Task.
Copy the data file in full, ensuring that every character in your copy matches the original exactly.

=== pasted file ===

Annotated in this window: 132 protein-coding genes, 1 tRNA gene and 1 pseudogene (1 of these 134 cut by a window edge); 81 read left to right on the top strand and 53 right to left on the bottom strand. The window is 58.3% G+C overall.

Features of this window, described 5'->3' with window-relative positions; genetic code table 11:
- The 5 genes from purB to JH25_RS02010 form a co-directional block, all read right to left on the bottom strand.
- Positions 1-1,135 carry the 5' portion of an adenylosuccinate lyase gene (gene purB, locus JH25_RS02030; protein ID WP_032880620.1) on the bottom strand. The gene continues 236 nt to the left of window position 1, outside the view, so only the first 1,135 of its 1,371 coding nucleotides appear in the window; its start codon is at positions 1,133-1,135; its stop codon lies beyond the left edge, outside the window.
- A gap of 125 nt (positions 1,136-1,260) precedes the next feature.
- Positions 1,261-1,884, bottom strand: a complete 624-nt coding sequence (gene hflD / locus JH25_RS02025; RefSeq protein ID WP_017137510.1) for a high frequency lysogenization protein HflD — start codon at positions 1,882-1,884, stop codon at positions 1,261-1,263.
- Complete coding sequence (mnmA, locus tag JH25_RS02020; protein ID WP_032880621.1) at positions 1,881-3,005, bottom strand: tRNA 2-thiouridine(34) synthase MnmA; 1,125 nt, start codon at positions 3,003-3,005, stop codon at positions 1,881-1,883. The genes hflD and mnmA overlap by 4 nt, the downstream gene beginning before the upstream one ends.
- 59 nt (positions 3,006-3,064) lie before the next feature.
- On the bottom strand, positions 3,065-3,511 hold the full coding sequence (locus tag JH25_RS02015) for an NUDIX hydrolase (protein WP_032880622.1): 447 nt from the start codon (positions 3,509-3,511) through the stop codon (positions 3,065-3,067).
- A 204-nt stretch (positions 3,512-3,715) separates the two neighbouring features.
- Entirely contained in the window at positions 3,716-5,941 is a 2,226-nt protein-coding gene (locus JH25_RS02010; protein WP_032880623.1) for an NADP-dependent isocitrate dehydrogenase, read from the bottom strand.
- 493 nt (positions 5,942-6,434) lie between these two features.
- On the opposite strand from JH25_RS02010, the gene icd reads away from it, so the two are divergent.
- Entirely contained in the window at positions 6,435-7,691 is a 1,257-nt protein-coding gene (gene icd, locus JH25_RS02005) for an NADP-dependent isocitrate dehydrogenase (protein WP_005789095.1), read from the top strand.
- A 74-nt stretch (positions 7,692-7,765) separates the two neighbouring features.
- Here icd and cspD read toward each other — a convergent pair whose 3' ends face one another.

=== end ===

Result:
Annotated in this window: 132 protein-coding genes, 1 tRNA gene and 1 pseudogene (1 of these 134 cut by a window edge); 81 read left to right on the top strand and 53 right to left on the bottom strand. The window is 58.3% G+C overall.

Features of this window, described 5'->3' with window-relative positions; genetic code table 11:
- The 5 genes from purB to JH25_RS02010 form a co-directional block, all read right to left on the bottom strand.
- Positions 1-1,135 carry the 5' portion of an adenylosuccinate lyase gene (gene purB, locus JH25_RS02030; protein ID WP_032880620.1) on the bottom strand. The gene continues 236 nt to the left of window position 1, outside the view, so only the first 1,135 of its 1,371 coding nucleotides appear in the window; its start codon is at positions 1,133-1,135; its stop codon lies beyond the left edge, outside the window.
- A gap of 125 nt (positions 1,136-1,260) precedes the next feature.
- Positions 1,261-1,884, bottom strand: a complete 624-nt coding sequence (gene hflD / locus JH25_RS02025; RefSeq protein ID WP_017137510.1) for a high frequency lysogenization protein HflD — start codon at positions 1,882-1,884, stop codon at positions 1,261-1,263.
- Complete coding sequence (mnmA, locus tag JH25_RS02020; protein ID WP_032880621.1) at positions 1,881-3,005, bottom strand: tRNA 2-thiouridine(34) synthase MnmA; 1,125 nt, start codon at positions 3,003-3,005, stop codon at positions 1,881-1,883. The genes hflD and mnmA overlap by 4 nt, the downstream gene beginning before the upstream one ends.
- 59 nt (positions 3,006-3,064) lie before the next feature.
- On the bottom strand, positions 3,065-3,511 hold the full coding sequence (locus tag JH25_RS02015) for an NUDIX hydrolase (protein WP_032880622.1): 447 nt from the start codon (positions 3,509-3,511) through the stop codon (positions 3,065-3,067).
- A 204-nt stretch (positions 3,512-3,715) separates the two neighbouring features.
- Entirely contained in the window at positions 3,716-5,941 is a 2,226-nt protein-coding gene (locus JH25_RS02010; protein WP_032880623.1) for an NADP-dependent isocitrate dehydrogenase, read from the bottom strand.
- 493 nt (positions 5,942-6,434) lie between these two features.
- On the opposite strand from JH25_RS02010, the gene icd reads away from it, so the two are divergent.
- Entirely contained in the window at positions 6,435-7,691 is a 1,257-nt protein-coding gene (gene icd, locus JH25_RS02005) for an NADP-dependent isocitrate dehydrogenase (protein WP_005789095.1), read from the top strand.
- A 74-nt stretch (positions 7,692-7,765) separates the two neighbouring features.
- Here icd and cspD read toward each other — a convergent pair whose 3' ends face one another.